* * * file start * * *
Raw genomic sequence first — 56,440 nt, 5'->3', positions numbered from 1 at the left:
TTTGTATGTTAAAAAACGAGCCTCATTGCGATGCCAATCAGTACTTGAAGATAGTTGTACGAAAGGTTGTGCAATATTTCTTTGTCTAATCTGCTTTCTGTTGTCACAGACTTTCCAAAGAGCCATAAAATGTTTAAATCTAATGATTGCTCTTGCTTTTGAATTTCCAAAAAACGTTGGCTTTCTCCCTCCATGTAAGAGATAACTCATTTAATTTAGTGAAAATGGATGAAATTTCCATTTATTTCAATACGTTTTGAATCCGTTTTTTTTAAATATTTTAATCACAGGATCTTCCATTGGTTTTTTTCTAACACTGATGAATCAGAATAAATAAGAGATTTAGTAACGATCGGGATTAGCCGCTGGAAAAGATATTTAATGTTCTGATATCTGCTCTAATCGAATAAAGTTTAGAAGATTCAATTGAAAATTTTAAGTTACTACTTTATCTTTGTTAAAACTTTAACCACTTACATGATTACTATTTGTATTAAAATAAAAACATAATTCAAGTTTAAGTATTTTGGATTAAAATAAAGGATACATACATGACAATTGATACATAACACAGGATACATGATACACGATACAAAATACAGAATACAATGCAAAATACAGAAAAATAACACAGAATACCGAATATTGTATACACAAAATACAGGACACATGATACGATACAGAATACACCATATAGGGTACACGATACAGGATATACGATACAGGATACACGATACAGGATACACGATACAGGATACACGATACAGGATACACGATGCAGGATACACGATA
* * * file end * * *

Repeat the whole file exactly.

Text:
Raw genomic sequence first — 56,440 nt, 5'->3', positions numbered from 1 at the left:
TTTGTATGTTAAAAAACGAGCCTCATTGCGATGCCAATCAGTACTTGAAGATAGTTGTACGAAAGGTTGTGCAATATTTCTTTGTCTAATCTGCTTTCTGTTGTCACAGACTTTCCAAAGAGCCATAAAATGTTTAAATCTAATGATTGCTCTTGCTTTTGAATTTCCAAAAAACGTTGGCTTTCTCCCTCCATGTAAGAGATAACTCATTTAATTTAGTGAAAATGGATGAAATTTCCATTTATTTCAATACGTTTTGAATCCGTTTTTTTTAAATATTTTAATCACAGGATCTTCCATTGGTTTTTTTCTAACACTGATGAATCAGAATAAATAAGAGATTTAGTAACGATCGGGATTAGCCGCTGGAAAAGATATTTAATGTTCTGATATCTGCTCTAATCGAATAAAGTTTAGAAGATTCAATTGAAAATTTTAAGTTACTACTTTATCTTTGTTAAAACTTTAACCACTTACATGATTACTATTTGTATTAAAATAAAAACATAATTCAAGTTTAAGTATTTTGGATTAAAATAAAGGATACATACATGACAATTGATACATAACACAGGATACATGATACACGATACAAAATACAGAATACAATGCAAAATACAGAAAAATAACACAGAATACCGAATATTGTATACACAAAATACAGGACACATGATACGATACAGAATACACCATATAGGGTACACGATACAGGATATACGATACAGGATACACGATACAGGATACACGATACAGGATACACGATACAGGATACACGATGCAGGATACACGATA